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Democratic National Convention
Party's new 'rock star' to give keynote
By ADAM C. SMITH
Published July 27, 2004
BOSTON - Bill Clinton has the sizzle, and Ted Kennedy has the aura. But much of the buzz in Boston this week centers on an until-recently obscure state legislator.
"I'm really excited to hear Barack Obama," said Richard Port, a Democratic National Committee member from Hawaii. "He'll get a great reception."
Obama will deliver the keynote address tonight at the Democratic National Convention. It's a high profile responsibility that previously has been bestowed on such party luminaries as Clinton and former New York Gov. Mario Cuomo.
"What's unusual is that he's not a senator yet," said Illinois Rep. Rahm Emmanuel. "It's a great national recognition for him."
Obama, a 42-year-old state senator and likely next U.S. senator from Illinois, has become a political phenomenon and celebrity since winning his primary in March. He would be only the third African-American senator since Reconstruction.
"People are going to want to know how this skinny guy with a funny name got up on this stage," Obama quipped Monday.
Even before his Republican rival Jack Ryan dropped out of the race, Obama was heavily favored to win.
Obama showed in his primary an ability to win strong support from white and black voters alike, and Kerry called him an "optimistic voice for America" in tapping Obama to give the keynote speech.
"It was a very smart choice," Rep. Robert Wexler, D-Boca Raton, said Monday before the convention kicked off. "You're going to see Clinton, you're going to see Al Gore and Ted Kennedy. I think they wanted to show that this is a new, younger, different Democratic Party."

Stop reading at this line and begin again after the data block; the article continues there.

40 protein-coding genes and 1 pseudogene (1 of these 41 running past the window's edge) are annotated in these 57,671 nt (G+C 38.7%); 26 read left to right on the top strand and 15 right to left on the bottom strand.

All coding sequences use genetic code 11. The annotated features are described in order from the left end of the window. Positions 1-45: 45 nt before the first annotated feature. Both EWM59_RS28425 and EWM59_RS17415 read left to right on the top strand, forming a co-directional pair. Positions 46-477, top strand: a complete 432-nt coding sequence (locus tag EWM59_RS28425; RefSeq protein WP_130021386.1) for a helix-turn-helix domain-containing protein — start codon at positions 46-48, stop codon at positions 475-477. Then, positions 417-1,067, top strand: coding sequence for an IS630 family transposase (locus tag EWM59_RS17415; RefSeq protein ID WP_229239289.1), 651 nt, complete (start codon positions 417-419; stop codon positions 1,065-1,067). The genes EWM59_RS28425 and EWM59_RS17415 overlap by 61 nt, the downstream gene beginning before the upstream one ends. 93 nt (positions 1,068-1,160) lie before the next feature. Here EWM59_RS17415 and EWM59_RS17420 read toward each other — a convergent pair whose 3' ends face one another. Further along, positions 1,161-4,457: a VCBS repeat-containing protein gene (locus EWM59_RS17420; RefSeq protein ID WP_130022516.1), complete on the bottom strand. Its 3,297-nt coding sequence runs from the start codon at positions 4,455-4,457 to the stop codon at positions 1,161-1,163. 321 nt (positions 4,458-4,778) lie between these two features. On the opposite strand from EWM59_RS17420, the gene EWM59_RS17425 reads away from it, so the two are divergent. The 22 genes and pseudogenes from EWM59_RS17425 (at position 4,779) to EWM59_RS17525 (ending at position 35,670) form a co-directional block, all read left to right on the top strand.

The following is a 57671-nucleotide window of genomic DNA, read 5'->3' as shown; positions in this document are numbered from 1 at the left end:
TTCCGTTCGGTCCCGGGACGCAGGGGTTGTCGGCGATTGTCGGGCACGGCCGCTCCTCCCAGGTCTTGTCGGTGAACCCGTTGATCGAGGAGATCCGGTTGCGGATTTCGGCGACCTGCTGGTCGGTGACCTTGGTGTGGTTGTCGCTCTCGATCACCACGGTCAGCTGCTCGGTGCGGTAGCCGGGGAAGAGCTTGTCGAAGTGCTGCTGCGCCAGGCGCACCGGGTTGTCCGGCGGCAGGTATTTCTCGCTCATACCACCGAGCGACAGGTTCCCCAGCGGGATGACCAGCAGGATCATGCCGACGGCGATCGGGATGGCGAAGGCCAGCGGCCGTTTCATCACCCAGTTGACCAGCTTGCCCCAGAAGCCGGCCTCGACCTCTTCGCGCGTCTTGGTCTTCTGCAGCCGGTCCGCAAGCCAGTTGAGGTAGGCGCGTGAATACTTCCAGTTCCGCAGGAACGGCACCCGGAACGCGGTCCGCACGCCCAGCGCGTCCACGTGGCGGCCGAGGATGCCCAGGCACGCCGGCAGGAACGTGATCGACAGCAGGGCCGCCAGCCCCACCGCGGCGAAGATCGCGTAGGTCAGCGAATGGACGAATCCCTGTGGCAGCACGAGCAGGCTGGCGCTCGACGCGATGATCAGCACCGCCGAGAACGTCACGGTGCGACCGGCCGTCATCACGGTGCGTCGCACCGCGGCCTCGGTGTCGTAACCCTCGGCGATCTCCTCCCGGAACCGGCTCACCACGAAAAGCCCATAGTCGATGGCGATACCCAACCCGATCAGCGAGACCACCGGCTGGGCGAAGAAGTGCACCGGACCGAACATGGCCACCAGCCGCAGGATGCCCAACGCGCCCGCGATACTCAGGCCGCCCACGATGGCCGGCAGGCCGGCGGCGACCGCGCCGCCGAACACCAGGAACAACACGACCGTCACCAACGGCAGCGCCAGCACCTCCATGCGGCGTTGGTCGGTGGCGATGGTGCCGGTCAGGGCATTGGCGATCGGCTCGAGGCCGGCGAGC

The man CBS's Bob Schieffer dubbed "a rock star" for the party also boasts a compelling personal story. His father was a member of Kenya's Luo tribe. He met Obama's white mother while both were students at the University of Hawaii. When Obama was 2, his father left the family to return to Kenya, where he eventually became a senior economist in the Ministry of Finance.
Obama was raised by his late mother and grandparents. He graduated from Columbia University in New York and received his law degree from Harvard Law School. He became the first black president of the prestigious Harvard Law Review and later worked as a civil rights lawyer and as a community organizer in New York and Chicago. Obama teaches law at the University of Chicago and has served in the state Senate since 1997.
"I think he's the light we need to get this party restarted," said Minerva Faire, a delegate from Jacksonville.
Obama, while downplaying talk of him as the new face of his party, said he'll tell his audience tonight that the Democrats have always been the party to promote opportunity and that John Kerry reflects the "common sense" values needed to move the country forward.
"It's a huge honor," he said. "My wife just keeps telling me, "Don't screw it up.' "